Three Things Thursday: 28 July 2016

As usual I’m joining with Emily of Nerd in the Brain (and others) for Three Things Thursday’. As she says…

*three things that make me smile: an exercise in gratitude – feel free to steal this idea with wild abandon and fill your blog with the happy*

First, last week’s unexpected sunflower has been providing even more joy by attracting bees to the limery. I am very careful to ensure that they find their way outdoors again after they have taken their fill.


bumbling around

Second, we finally have a melon developing on one of the vines in the limery… there have been lots of false starts, but this one looks like it’s actually going to turn into an edible fruit. The variety is Green Nutmeg and it came from the Heritage Seed Library.


it’s looking promising

Third, an heirloom. My mum has passed on the family’s ancient brass jam kettle to me. My dear friend Alfred mended my stainless steel pan a couple of months ago, but now I can do twice as much preserving.


just needs a bit of a clean

So that’s it for this week. What are you feeling grateful for?

Three Things Thursday: 21 July 2016

As usual I’m joining with Emily of Nerd in the Brain (and others) for Three Things Thursday’. As she says…

*three things that make me smile: an exercise in gratitude – feel free to steal this idea with wild abandon and fill your blog with the happy*

First, unplanned plants. I do love an unexpected visitor in the garden and, in this particular case, in the limery. Some of the seed that we put out for the birds must have got into the potting compost, because one of my pepper plants has a companion. I nearly weeded it out when I first noticed it, but then I thought how lovely it would be if it flowered… and how right I was:

Second, the ‘big 50’. Not quite my birthday yet (although that will be happening in a few months time) but swimming. Since I started in mid-January, I have been swimming 50 times. I swim a minimum of a kilometre every time I go, so I’ve swum quite a long way this year. My annual pass has been a great investment and, in fact I’m close to having covered the cost already.

Third, swapsies! I mentioned a couple of weeks ago that I was swapping my knitting skills for some yarn. The deal is that I knit Kathryn some socks and she sends me some of the yarn that she is no longer able to use. So far I am up on the deal as the yarn to knit up, plus my ‘payment’ arrived yesterday. As well as the commercially produced yarn, Kathryn also sent me a little of the yarn she spins herself, which is lovely. I have a trip away at the end of next week, so Kathryn’s socks will be on my needles for that.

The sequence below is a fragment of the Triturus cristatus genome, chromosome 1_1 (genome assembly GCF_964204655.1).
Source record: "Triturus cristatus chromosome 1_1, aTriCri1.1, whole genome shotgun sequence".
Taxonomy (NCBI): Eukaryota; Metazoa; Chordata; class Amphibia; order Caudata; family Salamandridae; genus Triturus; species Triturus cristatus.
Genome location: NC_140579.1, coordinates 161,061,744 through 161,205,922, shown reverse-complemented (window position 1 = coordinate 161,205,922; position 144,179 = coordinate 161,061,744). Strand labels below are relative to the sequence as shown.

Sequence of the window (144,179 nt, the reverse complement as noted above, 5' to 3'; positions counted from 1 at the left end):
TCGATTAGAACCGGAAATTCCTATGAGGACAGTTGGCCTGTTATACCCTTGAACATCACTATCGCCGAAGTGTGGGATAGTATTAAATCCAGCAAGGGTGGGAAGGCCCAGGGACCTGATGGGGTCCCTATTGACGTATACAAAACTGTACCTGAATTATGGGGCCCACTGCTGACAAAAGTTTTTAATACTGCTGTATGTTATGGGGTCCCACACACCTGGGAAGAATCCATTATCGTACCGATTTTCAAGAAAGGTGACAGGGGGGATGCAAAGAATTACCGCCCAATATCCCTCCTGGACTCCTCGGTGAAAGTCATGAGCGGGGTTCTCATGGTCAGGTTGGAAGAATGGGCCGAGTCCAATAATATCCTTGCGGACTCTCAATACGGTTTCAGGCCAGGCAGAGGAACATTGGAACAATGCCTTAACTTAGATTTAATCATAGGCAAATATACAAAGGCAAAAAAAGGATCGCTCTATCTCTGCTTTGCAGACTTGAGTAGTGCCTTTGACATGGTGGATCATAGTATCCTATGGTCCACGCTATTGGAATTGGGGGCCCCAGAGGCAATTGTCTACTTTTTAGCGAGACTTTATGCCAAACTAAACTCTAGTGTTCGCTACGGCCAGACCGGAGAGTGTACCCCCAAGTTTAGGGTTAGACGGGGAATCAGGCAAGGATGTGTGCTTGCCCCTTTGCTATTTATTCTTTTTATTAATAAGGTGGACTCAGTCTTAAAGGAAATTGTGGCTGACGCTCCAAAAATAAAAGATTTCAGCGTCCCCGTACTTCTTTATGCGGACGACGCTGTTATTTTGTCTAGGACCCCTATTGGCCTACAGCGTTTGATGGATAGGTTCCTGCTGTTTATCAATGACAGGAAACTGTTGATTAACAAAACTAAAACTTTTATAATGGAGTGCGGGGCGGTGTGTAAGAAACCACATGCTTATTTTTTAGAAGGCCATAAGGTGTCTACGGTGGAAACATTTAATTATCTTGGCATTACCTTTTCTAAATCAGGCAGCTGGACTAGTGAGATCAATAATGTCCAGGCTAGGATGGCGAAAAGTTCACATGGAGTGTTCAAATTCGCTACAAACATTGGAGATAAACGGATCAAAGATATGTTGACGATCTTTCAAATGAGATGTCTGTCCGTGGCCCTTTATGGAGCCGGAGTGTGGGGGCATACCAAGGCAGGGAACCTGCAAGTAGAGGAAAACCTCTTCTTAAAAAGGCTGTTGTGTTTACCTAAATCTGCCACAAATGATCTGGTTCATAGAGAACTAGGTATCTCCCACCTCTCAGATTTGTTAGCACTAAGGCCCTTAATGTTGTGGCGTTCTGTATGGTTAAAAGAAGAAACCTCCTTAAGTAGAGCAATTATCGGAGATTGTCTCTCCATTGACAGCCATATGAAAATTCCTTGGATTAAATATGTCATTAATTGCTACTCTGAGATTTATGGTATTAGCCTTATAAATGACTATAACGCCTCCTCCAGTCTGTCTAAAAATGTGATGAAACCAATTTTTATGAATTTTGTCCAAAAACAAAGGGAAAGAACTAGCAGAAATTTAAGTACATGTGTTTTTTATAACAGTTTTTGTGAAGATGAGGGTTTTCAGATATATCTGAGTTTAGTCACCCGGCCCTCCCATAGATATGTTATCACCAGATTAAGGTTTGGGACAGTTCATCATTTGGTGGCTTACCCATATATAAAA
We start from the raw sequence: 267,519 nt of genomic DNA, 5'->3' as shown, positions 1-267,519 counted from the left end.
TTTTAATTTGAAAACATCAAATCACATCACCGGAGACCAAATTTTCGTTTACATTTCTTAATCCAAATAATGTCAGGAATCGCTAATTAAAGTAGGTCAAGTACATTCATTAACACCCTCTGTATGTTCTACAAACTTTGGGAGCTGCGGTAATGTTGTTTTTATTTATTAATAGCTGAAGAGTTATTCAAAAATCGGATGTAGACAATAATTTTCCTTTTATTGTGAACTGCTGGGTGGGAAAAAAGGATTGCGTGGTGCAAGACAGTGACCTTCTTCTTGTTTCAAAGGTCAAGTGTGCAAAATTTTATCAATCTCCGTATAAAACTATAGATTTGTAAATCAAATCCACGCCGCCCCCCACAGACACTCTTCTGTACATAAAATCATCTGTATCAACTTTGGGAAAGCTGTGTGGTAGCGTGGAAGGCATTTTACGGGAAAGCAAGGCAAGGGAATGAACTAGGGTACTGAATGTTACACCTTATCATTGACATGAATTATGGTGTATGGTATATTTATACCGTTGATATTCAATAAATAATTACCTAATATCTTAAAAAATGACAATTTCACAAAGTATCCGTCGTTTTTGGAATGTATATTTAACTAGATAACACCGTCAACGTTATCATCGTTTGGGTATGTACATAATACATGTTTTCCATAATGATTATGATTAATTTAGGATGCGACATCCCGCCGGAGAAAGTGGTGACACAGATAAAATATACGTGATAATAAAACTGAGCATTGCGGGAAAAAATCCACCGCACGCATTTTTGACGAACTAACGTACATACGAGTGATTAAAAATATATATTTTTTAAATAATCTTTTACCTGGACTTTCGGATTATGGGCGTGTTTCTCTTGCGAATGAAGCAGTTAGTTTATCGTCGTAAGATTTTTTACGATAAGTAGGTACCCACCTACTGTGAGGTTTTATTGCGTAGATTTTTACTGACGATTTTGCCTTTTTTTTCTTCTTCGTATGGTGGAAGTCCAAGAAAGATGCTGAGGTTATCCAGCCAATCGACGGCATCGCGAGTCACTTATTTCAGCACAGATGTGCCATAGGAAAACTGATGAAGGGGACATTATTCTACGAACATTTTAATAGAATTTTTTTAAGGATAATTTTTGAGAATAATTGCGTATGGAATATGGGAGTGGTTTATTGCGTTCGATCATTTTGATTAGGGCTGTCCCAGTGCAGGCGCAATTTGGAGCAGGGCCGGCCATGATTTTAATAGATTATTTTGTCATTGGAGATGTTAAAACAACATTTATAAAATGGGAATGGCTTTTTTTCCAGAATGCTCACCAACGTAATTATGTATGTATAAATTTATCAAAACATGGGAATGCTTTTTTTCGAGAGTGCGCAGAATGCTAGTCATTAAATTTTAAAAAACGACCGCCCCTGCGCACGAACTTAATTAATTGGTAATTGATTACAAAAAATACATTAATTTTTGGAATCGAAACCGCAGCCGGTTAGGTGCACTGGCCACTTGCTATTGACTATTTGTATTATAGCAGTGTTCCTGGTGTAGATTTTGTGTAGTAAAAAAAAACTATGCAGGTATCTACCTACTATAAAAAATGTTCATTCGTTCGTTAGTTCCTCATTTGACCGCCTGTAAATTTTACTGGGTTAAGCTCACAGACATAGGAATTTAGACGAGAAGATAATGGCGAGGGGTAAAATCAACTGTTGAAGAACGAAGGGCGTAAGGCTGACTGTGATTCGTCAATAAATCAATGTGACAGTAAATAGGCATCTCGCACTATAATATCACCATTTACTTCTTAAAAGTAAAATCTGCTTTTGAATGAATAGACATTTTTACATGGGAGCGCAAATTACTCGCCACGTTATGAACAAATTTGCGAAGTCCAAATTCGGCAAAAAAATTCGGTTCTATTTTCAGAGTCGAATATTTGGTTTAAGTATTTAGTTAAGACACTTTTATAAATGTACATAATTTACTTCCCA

So that’s it for this week. What are you feeling grateful for?

A new page

Just a quick note to say that the ‘masterpiece’ squares will all appear on the special page I have set up for just this purpose. You can follow this link, or click on Masterpiece in the bar at the top of any of my blog pages.

Design: High Bank

Sunflower granny square (pattern here)

Three out of four ain’t bad

Now, if I had stuck to a ‘three sisters‘ planting, as is normal, I would have been able to quote Meatloaf and tell you that ‘two out of three ain’t bad‘, but since I upped the ante, I’ve had to paraphrase.

The four sisters crop

The four sisters crop

You may recall that I tried a ‘four sisters‘ planting this year, adding sunflowers to the traditional mix of beans, corn and squash. The sunflowers were self-seeded from the bird feed, so were something of a bonus, but have turned out to be remarkably prolific. We have managed quite a few squashes (not bad for about four square metres), lots of runner beans – both fresh pods and seeds for drying – but once more the corn has been a disappointment. Despite growing flint corn rather than sweetcorn, and having a really sunny summer, few of the cobs are full.

So, what do I conclude? Well, corn is too unreliable to put much effort into, but I like the combination of beans and squashes, especially since the latter are so good at suppressing weeds. The beans make use of vertical space and so the squashes don’t seem to have to be planted at a reduced density compared to planting them on their own. I’m not convinced that the sunflowers were a particularly good variety for my needs, but they were easy to grow and successful and they were an accident this year, andI can be more selective in the future

Next year my three sisters will comprise squash and courgettes, beans (var. The Czar, again) and sunflowers (probably naked ones, such as var. Lady Godiva)

The four sisters


Sunlight streams through the willow hedge onto the ‘four sisters’